This Week in Texas History: A column
by BARTEE HAILE
Harper Bailey Lee, the first and finest matador from north of the border, made his big-time bullfighting debut in a Mexico City ring on May 16, 1909.
Born James Harper Gillett in 1884 at Yseleta, the oldest town in Texas long since absorbed by El Paso, his father was a Texas Ranger and his mother the daughter of famous frontiersman, Col. George W. Baylor.
Lee’s mom divorced his dad, outlived her second spouse and moved with her third husband to Guadalajara, Mexico in 1896. Quickly adjusting to the alien way of life, the newcomer was attracted to the first love of his friends, the bull fight.
At school the youth changed his name to Harper Baylor Lee, adopting the surname of his stepfather, whom he much admired. But a happy childhood ended tragically in 1903 with the death of his mother.
During the next five years, Lee took part in dozens of amateur corridas or bull fights dispatching eight bulls. His natural talent attracted the attention of an elderly maestro, who took the gifted gringo under his expert wing.
Nevertheless, Lee did not regard Mexico’s national pastime as anything more than an exciting lark until the day he received a special invitation to a charity corrida. The gala brought out his best, and Lee’s impressive performance earned the personal congratulations of the governor, who urged him to turn professional.
Encouraged not to mention flattered by the attention, Lee promptly took the politician’s advice. Another factor in the momentous decision, though probably in the back of his mind at the time, was the familiar taunt that no gringo had the guts to become a true matador.
In his initial year on the professional circuit, fights were hard to come by. Lee appeared in just six events and then only in back-country rings against third-rate toros. Undeterred, he vowed to make it to the big-time in Mexico City.
The novelty of an American matador suddenly transformed the struggling rookie into a star attraction, and within weeks he was flooded with offers. Lee’s wish came true in May 1909 with a booking for the Plaza de Toros El Toreo, the pride of Mexico City and the top ring in the entire country.
Fate dealt the 24 year old an unnerving hand that historic afternoon, when it was announced that the scheduled bulls included the fierce Miuras, a Spanish breed rarely seen in the western hemisphere. Miuras had recently gored six Spaniards in a single day inspiring an attempt to ban the breed.
When Lee stepped onto the sand, skeptical spectators gave him a cool reception. Despite his traditional costume, there was no mistaking the tall Texan with his wavy auburn hair and light complexion for a home-grown bullfighter. He had “Born in the U.S.A.” written all over him.
But even before his first kill, the handsome American had the crowd eating out of his hand. When the snorting Miura entered the ring, a hushed anticipation filled the air. After a death-defying ballet, he went right over the horns and with a single thrust of his sword dropped the beast in his tracks.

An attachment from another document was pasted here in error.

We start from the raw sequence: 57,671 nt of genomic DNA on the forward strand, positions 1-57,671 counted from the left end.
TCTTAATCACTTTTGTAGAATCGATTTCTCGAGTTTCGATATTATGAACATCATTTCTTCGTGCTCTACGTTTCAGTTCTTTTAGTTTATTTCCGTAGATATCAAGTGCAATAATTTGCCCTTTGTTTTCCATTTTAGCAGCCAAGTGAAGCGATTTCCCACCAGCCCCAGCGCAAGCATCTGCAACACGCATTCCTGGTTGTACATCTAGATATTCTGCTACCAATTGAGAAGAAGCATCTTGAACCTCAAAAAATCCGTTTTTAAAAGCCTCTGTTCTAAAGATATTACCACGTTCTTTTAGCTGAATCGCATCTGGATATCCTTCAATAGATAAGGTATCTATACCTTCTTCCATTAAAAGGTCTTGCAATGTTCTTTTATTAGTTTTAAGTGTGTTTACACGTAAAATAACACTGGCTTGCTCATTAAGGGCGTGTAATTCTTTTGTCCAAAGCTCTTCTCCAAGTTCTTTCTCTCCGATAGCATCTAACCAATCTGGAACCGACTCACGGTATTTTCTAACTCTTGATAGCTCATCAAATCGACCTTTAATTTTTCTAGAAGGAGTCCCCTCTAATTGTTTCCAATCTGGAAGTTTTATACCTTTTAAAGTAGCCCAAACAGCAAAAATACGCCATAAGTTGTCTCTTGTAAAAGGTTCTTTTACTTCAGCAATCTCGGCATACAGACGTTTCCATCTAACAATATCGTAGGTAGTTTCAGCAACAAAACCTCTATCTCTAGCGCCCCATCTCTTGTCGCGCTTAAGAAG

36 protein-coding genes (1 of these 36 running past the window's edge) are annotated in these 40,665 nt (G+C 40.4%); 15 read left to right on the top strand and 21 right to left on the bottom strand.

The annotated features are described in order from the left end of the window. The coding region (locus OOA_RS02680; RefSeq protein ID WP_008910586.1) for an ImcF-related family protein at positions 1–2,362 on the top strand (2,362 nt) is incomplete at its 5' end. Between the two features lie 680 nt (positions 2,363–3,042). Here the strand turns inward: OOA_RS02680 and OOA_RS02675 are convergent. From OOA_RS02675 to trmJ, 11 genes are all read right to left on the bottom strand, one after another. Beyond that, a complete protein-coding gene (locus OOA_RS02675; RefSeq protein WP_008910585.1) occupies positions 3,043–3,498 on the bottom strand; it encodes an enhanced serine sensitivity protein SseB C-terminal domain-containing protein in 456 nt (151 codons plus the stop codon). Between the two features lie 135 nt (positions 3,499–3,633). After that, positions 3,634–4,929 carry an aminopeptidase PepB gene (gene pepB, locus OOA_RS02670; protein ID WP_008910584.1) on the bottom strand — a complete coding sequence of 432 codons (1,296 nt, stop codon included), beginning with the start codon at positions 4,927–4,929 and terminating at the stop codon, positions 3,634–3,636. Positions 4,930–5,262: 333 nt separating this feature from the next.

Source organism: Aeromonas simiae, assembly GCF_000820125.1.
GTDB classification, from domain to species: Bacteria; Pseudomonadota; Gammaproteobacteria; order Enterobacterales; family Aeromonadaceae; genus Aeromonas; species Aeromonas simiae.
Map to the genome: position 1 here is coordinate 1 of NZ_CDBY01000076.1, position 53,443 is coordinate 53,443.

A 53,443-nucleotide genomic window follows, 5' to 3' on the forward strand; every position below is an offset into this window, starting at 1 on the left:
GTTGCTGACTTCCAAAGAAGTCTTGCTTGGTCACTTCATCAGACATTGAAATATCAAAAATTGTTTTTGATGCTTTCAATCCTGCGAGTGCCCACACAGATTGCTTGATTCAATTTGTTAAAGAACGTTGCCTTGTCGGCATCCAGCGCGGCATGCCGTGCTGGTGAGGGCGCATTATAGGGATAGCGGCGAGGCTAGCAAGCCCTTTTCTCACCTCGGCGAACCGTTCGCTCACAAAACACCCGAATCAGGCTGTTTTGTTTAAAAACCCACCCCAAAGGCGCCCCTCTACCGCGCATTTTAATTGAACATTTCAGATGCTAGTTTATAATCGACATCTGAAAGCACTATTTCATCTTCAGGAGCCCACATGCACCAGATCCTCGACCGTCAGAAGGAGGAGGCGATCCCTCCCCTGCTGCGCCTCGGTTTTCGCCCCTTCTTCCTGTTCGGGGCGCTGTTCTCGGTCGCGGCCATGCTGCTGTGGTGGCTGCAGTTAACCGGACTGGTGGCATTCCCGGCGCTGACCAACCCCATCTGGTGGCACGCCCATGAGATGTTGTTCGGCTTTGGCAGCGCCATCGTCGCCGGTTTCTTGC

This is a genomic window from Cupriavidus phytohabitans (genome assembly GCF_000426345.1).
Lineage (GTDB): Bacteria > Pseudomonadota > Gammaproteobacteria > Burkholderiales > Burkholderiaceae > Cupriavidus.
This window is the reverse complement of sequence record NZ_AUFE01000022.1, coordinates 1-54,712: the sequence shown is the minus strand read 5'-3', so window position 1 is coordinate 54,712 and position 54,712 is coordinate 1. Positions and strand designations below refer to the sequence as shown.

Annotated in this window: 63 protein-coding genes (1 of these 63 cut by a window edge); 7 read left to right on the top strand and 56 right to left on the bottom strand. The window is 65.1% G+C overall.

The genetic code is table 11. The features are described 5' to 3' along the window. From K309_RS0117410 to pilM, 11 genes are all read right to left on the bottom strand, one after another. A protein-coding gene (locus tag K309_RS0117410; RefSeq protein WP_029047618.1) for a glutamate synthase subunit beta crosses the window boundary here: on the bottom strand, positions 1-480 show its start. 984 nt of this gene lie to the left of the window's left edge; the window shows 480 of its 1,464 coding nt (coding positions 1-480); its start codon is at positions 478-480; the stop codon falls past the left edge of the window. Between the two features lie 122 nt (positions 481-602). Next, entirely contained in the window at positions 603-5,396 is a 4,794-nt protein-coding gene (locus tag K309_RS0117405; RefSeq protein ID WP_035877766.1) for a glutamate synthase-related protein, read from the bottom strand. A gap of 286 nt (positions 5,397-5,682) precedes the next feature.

Not only was Lee the toast of Mexico City, he was the hottest item in the U.S. press. With readers demanding the low-down on their exotic countryman, fast-thinking editors concocted a fascinating but completely fictitious biography.
In most of the features, Lee was a native not of Texas but upstate New York. To give the story an Ivy League angle, he was reported to be a graduate of Harvard, a bizarre twist since Lee had never set foot on a college campus. When the fanciful accounts of his obscure existence reached the overnight sensation, he simply laughed along with his companions.
But bullfighting was no laughing matter, as Lee soon discovered. A crowd-pleasing daredevil at heart, he took more chances than usual in order to live up to the star billing earned by his Mexico City exploits. The result was a horn in the thigh the very next month.
During the two and a half years that followed, Lee fought 33 times and registered 71 kills for a grand total of 100. But he was seriously gored on three occasions, the last in his final corrida in the fall of 1911.
Although the wound required surgery, Lee thought he would bounce back as always after a brief recuperation. But blood poisoning developed and turned his recovery into a long and incredibly painful ordeal.
At the age of 27, Lee hung up his cape and retired to Texas. He lived his remaining 30 years far from the limelight and thrilling triumphs of the bull ring.
In 1941 Harper Bailey Lee died in bed on his small chicken ranch. It was a peaceful passing the first-of-his-kind matador likely would have been denied had he kept on fighting bulls.
BARTEE HAILE welcomes your comments, questions and suggestions at P.O. Box 152, Friendswood, TX 77549 or email@example.com.